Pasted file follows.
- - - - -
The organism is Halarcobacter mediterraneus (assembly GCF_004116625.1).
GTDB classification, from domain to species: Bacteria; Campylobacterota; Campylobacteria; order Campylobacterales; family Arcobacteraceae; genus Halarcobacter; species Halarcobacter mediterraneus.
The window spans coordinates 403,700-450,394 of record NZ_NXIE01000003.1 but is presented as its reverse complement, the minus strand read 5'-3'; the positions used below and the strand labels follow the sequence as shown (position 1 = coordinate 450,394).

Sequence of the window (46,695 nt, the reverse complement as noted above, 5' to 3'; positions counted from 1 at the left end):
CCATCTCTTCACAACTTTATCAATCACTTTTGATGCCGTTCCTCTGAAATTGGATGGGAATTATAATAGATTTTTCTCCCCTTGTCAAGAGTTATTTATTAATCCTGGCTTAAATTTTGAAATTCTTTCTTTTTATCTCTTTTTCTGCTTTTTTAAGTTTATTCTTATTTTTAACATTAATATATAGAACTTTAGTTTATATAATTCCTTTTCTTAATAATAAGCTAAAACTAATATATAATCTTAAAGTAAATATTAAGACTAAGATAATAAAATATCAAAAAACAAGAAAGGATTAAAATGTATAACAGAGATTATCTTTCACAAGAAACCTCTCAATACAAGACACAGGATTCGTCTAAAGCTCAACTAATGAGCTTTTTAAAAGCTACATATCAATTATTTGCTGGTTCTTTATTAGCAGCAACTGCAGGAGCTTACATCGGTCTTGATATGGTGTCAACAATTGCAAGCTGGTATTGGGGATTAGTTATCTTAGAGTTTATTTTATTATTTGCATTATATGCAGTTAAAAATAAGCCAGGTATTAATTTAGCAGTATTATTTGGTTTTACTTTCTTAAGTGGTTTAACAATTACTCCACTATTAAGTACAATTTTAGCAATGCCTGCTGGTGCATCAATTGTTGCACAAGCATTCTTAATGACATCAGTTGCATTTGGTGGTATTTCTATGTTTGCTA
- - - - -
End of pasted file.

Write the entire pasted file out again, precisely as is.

The organism is Halarcobacter mediterraneus (assembly GCF_004116625.1).
GTDB classification, from domain to species: Bacteria; Campylobacterota; Campylobacteria; order Campylobacterales; family Arcobacteraceae; genus Halarcobacter; species Halarcobacter mediterraneus.
The window spans coordinates 403,700-450,394 of record NZ_NXIE01000003.1 but is presented as its reverse complement, the minus strand read 5'-3'; the positions used below and the strand labels follow the sequence as shown (position 1 = coordinate 450,394).

Sequence of the window (46,695 nt, the reverse complement as noted above, 5' to 3'; positions counted from 1 at the left end):
CCATCTCTTCACAACTTTATCAATCACTTTTGATGCCGTTCCTCTGAAATTGGATGGGAATTATAATAGATTTTTCTCCCCTTGTCAAGAGTTATTTATTAATCCTGGCTTAAATTTTGAAATTCTTTCTTTTTATCTCTTTTTCTGCTTTTTTAAGTTTATTCTTATTTTTAACATTAATATATAGAACTTTAGTTTATATAATTCCTTTTCTTAATAATAAGCTAAAACTAATATATAATCTTAAAGTAAATATTAAGACTAAGATAATAAAATATCAAAAAACAAGAAAGGATTAAAATGTATAACAGAGATTATCTTTCACAAGAAACCTCTCAATACAAGACACAGGATTCGTCTAAAGCTCAACTAATGAGCTTTTTAAAAGCTACATATCAATTATTTGCTGGTTCTTTATTAGCAGCAACTGCAGGAGCTTACATCGGTCTTGATATGGTGTCAACAATTGCAAGCTGGTATTGGGGATTAGTTATCTTAGAGTTTATTTTATTATTTGCATTATATGCAGTTAAAAATAAGCCAGGTATTAATTTAGCAGTATTATTTGGTTTTACTTTCTTAAGTGGTTTAACAATTACTCCACTATTAAGTACAATTTTAGCAATGCCTGCTGGTGCATCAATTGTTGCACAAGCATTCTTAATGACATCAGTTGCATTTGGTGGTATTTCTATGTTTGCTA